Wednesday, November 6, 2019

Is Meusisha in Daghestan Going to Become a New Shiyes?

Paul Goble

            Staunton, November 1 – For the last month, the residents of Meusisha, a Dargin village 150 kilometers from the Daghestani capital of Makkhachkala, have held meetings in opposition to the Daghestani government’s plans to build what they say is a totally unnecessary and overpriced canal. During this time, officials both local and republic-level, refused to meet them.

            Then, two days ago, 300 of them organized a protest meeting to block the arrival of construction equipment.  The authorities responded by sending in FSB and OMON units in the hope of calming the situation. No one was arrested, but several people were hospitalized after clashes between the village residents and the forces of the authorities.

            The people decided to continue their demonstration on a 24-hour basis. Relatives and friends of those taking part have been bringing them food and supplies. In short, the people of Meusisha are following the scenario of those in Shiyes in the hopes of blocking something they were not consulted about and very much oppose.

            But there are three important differences, each of which is likely to have an impact on developments. Each of them makes it probable that the protesters in Meusisha are unlikely to get the attention that those in Shiyes have but also that if their actions continue, they may have even more severe consequences.

            First, the fight in Meusisha is between villagers and the republic authorities not between a a region and Moscow. On the one hand, that guarantees that what the residents in Meusisha are doing will receive less media attention and attract outside support than is the case of demonstrators in Shiyes,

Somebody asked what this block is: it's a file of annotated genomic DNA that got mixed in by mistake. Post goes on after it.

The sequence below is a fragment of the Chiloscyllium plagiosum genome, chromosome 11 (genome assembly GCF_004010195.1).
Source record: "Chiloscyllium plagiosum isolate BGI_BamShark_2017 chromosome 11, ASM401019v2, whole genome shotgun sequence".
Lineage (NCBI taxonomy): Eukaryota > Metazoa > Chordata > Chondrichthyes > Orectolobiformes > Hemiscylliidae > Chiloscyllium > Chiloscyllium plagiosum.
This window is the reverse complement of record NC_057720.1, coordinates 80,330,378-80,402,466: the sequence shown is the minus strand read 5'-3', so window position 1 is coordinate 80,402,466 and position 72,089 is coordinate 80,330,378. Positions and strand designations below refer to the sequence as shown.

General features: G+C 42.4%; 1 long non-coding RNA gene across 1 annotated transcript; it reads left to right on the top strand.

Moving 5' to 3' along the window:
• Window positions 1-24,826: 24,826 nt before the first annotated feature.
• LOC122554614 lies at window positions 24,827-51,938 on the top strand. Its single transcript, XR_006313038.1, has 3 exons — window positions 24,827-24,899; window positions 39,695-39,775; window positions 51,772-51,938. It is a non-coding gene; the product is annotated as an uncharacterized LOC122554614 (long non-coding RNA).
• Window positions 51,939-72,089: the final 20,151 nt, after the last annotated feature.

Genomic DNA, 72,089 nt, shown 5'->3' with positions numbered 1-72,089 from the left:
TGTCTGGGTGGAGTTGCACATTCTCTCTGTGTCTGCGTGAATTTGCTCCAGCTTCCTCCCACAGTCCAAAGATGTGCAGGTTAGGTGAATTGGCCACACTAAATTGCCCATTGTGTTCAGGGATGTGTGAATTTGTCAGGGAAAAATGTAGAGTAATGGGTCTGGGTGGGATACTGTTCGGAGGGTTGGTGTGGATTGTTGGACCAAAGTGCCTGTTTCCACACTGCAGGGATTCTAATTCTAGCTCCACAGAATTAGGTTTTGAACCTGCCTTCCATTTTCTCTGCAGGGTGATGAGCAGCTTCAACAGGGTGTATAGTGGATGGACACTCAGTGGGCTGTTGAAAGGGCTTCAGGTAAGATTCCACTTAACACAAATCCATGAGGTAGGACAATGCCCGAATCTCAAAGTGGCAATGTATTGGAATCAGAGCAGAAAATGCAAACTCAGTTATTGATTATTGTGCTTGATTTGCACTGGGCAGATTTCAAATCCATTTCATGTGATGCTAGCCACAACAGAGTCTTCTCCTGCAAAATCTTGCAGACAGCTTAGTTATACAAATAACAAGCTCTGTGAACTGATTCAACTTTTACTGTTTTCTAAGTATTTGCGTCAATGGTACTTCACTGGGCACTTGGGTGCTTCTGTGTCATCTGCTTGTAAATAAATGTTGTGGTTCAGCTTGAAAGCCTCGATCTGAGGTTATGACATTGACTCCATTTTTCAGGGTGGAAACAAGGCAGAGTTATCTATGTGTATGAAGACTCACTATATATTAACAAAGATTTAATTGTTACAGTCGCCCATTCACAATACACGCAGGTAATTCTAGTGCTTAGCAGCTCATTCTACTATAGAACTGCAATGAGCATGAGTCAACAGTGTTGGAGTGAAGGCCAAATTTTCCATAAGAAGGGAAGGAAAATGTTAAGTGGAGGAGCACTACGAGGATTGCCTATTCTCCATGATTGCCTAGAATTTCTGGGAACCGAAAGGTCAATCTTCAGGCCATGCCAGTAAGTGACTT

But on the other, the residents of Meusisha are overwhelmingly – some statistics say 99.8 percent of them are members of a single ethnic group, the Dargins, outnumbered only by the Avars in the republic. As a result, the conflict over the canal is almost certain to become a clash between the two largest nationalities in that North Caucasus republic and thus more explosive.

            Second, the Meusisha protests are about an issue that simply doesn’t have the resonance that the Shiyes demonstrations against plans to dump Moscow trash in the regions. But at the same time, precisely because it isn’t as important to people in Moscow, many in the Dargin village can act without the certainty that the Kremlin will mobilize against them.

            And third, the Meusisha demonstrators have based their objections to the canal project not only on the fact that they say it is unnecessary but that it is overpriced, almost certainly an indication those behind it hoped to profit themselves or their allies. The powers will want to keep this quiet, but the population, already hard pressed, will be more inclined to continue their action. 

            The best source for this relatively obscure case so far is Daghestan’s independent Chernovi, which has already faced problems with the authorities for its reporting. See, for example, and; cf. and

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